I’m not really that smart.
I thought the name of my programme is quite clever – “the PDF Formula” – because it stands for Prioritise, Design and Finance and everyone’s heard of a PDF.
But none of what I do is actually original. I’m standing on the shoulders of giants and all that.
So if you don’t want to sign up with me, or you don’t even want to do my free Five Day Challenge, I can show you exactly how to follow my programme without being part of it.
- Prioritise – read “The 12 Week Year” by Brian Moran and Michael Lennington
- Design – read “The Pumpkin Plan” by Mike Michalowicz
- Finance – read “Profit First” by Mike Michalowicz
(Can you tell I’m part of Mike’s organisation, Profit First Professionals, as well?)
Because the point of the programme isn’t that what I’m showing you is new. It’s not some undiscovered gem.
These are all things that everyone already knows are effective.
The hard bit with all this stuff is actually doing the work. That’s where I come in – I make sure you do the stuff you’ve promised yourself.
If you want to do it yourself, then check out the books and go for it.
But if you’d like a helping hand then get in touch and we’ll see if it might work for you.
The idea of a “Minimum Viable Product” is a fantastic one.
Instead of wasting a load of time and effort on something that might not work, you build the bare minimum to prove that your product is viable in the marketplace, and then, and only then, do you invest significant time and resources in growing the business.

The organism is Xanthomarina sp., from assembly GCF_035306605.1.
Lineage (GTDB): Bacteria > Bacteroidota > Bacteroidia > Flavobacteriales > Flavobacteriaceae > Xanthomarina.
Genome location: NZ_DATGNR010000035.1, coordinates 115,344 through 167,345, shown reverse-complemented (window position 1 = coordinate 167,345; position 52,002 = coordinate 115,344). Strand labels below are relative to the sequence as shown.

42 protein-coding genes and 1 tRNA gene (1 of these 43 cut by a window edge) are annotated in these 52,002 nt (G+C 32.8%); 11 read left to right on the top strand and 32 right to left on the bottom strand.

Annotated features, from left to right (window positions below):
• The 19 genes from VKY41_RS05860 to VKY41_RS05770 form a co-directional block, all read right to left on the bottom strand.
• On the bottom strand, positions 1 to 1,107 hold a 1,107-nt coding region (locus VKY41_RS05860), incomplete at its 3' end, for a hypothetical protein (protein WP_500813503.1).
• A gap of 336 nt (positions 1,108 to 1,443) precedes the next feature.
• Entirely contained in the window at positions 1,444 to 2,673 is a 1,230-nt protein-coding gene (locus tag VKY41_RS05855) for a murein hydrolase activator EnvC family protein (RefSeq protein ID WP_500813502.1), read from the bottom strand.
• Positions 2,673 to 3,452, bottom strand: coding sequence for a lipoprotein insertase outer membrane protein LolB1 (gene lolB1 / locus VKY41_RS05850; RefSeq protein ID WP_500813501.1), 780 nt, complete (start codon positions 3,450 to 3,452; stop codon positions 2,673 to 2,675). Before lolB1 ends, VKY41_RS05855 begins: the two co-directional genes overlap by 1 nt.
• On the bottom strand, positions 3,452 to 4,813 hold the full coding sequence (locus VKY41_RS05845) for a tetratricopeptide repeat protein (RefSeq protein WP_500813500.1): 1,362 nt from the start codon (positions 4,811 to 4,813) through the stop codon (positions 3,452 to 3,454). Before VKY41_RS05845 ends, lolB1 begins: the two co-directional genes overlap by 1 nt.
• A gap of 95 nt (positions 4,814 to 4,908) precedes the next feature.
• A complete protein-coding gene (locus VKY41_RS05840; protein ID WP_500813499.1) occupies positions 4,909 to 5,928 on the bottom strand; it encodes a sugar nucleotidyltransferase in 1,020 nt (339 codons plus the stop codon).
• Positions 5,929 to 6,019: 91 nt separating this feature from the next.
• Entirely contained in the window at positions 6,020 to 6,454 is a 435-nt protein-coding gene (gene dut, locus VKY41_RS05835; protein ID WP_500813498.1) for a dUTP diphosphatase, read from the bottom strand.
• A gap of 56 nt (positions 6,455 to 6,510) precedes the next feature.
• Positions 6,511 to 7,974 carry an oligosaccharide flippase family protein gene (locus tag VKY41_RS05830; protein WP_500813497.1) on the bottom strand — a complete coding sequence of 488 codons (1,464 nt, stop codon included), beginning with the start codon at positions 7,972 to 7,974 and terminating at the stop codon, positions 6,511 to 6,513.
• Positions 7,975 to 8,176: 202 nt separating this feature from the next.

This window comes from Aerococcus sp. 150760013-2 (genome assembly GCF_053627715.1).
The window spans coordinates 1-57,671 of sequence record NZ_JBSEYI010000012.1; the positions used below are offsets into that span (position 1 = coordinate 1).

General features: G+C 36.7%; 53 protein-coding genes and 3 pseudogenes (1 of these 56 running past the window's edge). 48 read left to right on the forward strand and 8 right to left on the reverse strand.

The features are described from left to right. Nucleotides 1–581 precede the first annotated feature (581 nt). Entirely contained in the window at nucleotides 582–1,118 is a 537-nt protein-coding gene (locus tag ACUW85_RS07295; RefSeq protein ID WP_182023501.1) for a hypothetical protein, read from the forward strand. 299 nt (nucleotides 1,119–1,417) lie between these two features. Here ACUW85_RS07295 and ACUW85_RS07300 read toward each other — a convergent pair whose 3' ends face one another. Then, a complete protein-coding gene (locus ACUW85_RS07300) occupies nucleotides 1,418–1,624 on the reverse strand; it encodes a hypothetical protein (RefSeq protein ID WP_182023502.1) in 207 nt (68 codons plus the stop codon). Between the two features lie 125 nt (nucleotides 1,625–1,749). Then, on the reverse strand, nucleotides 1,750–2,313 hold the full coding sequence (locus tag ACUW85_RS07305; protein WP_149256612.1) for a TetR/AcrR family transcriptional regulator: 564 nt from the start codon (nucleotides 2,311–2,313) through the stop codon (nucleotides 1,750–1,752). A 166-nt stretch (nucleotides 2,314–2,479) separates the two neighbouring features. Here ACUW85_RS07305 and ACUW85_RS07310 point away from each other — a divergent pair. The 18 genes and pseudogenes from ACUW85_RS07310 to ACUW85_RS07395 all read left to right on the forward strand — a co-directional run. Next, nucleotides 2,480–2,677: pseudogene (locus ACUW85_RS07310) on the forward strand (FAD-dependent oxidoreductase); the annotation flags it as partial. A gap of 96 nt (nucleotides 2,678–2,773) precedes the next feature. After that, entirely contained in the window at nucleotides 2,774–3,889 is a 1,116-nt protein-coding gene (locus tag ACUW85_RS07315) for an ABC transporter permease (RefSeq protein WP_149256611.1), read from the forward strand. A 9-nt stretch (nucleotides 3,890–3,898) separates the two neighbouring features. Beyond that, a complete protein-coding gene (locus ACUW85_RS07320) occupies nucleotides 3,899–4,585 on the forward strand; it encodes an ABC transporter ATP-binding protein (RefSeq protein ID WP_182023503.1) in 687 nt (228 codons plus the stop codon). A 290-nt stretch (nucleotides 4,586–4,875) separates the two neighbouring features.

It’s something that’s only really possible because of the way we can constantly ship updates to customers using digital technologies – so even if someone gets in right at the start, what they’ve purchased grows as the product grows.
But how minimum does your MVP have to be?
Is it enough to have a demo? Does it need to be ready for heavy duty use? Should you launch to a small section of the market, just to get feedback? Or aim for a general release?
Personally, I think the answer to this is simple.
It needs to be enough to solve an expensive problem. And no more.
It doesn’t have to look great. It doesn’t have to be slick.
As long as it solves the problem then people will pay for it, they will give you feedback and you will learn what works and doesn’t work. Even if it’s dead ugly.
PS: A quick favour – if you know any freelancers or small business owners, I’ve got a free planner. It helps you decide on the important figures for next few weeks, figure out how much you’ve got to spend and put a plan in place for the coming month. And it’s totally free. So ask your friend to download it here.